*Namaste Pizza Crust Mix. Pizza crust was something I tried about half a dozen or more brands before I found one I liked. The bag is enough for 2 crusts and has some yummy seasonings right in the mix. Make sure to spread it out a lot of the pan because it really bubbles up when you bake it. I like to brush it with a little olive oil too. In fact pizza is on the menu for tonight!
Due to high prices, poor quality produce, and over a year of me bitching about it I finally broke down and started boycotting our local Genuardi's. It was convenience that kept me going back. It's right around the corner and takes me about 2 minutes to get there, while other grocery stores in the area could be up to 15 minutes, depending on traffic. But, life has calmed down a bit leaving me extra time and a clear head, so a few months ago I finally made the switch. I know buy our soy milk, OJ, cereals, canned foods, and other miscellaneous items at Target; hit up BJ's for bulk foods about once every 4-6 weeks; travel as needed to Trader Joe's and/or Whole Foods for specific health food items; and buy our weekly produce at a small farmers market with quality produce, seafood, and speciality items with very reasonable pricing.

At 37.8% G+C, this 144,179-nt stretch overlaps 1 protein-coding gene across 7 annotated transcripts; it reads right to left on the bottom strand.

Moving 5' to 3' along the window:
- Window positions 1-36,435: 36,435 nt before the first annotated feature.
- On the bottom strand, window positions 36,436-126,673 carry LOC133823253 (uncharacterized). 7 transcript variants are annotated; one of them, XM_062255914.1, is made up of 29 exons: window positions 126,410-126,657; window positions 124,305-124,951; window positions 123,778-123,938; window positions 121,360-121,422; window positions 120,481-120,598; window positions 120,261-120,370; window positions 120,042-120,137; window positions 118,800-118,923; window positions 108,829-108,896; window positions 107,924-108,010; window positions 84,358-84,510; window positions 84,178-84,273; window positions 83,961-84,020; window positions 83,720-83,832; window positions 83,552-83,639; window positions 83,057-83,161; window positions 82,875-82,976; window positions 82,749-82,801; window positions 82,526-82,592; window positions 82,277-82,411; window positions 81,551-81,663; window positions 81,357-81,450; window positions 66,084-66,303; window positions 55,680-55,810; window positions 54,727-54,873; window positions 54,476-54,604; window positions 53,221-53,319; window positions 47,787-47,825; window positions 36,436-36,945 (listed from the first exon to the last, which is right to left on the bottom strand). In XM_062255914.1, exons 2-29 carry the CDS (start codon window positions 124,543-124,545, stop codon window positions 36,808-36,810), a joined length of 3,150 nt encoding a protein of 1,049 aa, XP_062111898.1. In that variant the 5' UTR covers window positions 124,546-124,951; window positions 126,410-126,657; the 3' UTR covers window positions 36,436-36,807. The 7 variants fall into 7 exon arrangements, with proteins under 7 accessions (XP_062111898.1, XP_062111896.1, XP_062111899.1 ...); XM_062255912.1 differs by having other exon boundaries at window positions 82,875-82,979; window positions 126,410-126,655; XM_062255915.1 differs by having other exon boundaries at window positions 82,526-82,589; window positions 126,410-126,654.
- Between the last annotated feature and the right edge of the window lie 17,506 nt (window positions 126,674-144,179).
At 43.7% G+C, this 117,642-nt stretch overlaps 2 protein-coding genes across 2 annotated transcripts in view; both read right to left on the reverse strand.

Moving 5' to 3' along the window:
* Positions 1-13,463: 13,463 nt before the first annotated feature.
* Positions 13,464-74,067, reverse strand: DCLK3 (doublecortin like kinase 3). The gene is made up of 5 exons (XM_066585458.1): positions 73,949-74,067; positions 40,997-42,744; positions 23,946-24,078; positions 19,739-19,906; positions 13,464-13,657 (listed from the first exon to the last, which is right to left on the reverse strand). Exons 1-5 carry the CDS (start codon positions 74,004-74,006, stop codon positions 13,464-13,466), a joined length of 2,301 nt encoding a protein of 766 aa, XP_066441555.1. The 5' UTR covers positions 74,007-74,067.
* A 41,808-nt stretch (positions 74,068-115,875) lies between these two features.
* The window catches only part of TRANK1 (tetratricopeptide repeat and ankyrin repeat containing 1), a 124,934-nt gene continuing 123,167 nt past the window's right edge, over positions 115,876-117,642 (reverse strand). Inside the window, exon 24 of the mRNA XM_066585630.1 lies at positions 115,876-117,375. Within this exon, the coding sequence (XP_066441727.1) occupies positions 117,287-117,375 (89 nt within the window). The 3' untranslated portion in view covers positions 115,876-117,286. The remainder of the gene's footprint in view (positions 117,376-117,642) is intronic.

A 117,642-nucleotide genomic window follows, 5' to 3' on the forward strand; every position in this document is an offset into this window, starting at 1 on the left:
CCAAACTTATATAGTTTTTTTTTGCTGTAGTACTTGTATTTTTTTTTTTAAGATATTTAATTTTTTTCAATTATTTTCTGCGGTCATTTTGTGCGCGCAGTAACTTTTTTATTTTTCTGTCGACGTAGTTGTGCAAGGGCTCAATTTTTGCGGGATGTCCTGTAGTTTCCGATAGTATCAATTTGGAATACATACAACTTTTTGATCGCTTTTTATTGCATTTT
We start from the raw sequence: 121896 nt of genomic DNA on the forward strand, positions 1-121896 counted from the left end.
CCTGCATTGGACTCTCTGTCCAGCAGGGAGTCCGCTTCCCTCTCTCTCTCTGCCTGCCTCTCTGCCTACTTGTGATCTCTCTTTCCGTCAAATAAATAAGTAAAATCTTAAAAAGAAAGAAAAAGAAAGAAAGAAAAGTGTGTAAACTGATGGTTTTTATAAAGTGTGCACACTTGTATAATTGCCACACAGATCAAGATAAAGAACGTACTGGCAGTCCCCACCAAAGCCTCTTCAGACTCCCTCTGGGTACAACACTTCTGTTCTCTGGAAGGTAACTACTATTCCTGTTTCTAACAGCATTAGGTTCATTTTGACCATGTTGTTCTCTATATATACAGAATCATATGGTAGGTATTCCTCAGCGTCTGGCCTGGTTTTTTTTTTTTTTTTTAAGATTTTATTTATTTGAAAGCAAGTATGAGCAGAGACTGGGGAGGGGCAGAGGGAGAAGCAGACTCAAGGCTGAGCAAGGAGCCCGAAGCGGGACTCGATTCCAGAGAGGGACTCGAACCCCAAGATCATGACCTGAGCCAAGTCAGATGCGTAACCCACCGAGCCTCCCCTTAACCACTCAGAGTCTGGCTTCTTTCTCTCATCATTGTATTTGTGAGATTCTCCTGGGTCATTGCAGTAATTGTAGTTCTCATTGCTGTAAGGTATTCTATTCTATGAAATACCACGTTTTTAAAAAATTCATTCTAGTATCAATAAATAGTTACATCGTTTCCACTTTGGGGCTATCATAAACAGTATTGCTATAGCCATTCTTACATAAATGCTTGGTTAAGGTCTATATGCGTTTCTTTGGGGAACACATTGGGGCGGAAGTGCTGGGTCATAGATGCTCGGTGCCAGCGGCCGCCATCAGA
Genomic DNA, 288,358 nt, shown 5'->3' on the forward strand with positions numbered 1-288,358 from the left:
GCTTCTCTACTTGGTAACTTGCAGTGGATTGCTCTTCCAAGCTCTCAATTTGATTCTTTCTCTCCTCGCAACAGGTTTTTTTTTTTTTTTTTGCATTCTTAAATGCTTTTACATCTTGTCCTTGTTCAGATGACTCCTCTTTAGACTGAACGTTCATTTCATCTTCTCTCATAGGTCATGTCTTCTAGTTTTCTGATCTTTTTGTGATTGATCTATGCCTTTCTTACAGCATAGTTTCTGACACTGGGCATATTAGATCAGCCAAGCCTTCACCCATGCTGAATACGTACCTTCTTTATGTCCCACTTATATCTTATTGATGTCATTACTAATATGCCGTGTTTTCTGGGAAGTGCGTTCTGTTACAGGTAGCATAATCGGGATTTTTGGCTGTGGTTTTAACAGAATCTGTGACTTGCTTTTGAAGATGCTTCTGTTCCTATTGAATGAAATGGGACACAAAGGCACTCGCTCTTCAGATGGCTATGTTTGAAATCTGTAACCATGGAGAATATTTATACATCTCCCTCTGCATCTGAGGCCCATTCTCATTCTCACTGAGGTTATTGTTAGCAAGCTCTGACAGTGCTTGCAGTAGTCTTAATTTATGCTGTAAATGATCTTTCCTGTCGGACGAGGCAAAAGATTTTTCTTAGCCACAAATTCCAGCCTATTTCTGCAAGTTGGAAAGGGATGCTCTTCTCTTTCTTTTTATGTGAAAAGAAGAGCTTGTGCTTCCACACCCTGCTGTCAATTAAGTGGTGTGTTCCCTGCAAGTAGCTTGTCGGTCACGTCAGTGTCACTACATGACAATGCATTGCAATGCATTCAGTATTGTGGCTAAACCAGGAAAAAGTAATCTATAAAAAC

The store is in a small shopping plaza and run by Mexicans (whom I am very found of in general) so I like to refer to it as the Meximart. It's a little bit of traveling from the house, but pretty close to my office so I switched up my shopping day and go on my lunch break to save on travel time and gas. I think they're starting to recognize me, which it's just one more reason to keep me going back. I also like the bit of randomness the place displays. They sometimes have strange varieties of beans and striped eggplants, other times heaping piles of heads of romaine, huge bunches of kale. And the registers are always lined with unusual chocolates, little treats and containers filled with dried fruits. Which is how I ended up with a container of coconut chips. At the time I not one single idea of how I would eventually use a half pound of chipped up exotic fruit, but something about the little neatly stacked display at the end of the register pulled me in.
Unloading the groceries at home, I thought...coconut cream pie. Probably because that's about the only thing I think of when I think about coconut. But I think that might actually be made with coconut milk? Anyways, yesterday in a random spout of cooking I had an inspiration and decided on a coconut layer atop a gooey, yummy chocolate brownie.
Gluten Free Coconut Deluxe Brownies
Prepare 1 boxed/package of gluten free brownie mix according to the directions and spread into pan.
In a separate bowl mixed:
1/2 C. sugar
1 tsp vanilla
1 single serving all natural, unsweetened applesauce
Once blended add in 1/2-3/4 C. coconut chips and 1 C. all purpose gluten free flower.
Spoon onto brownie mixture and bake at 350....cooking time may vary (the brownie mix said 30-35 minutes and I ended up cooking mine for about 1 hr. 10 minutes)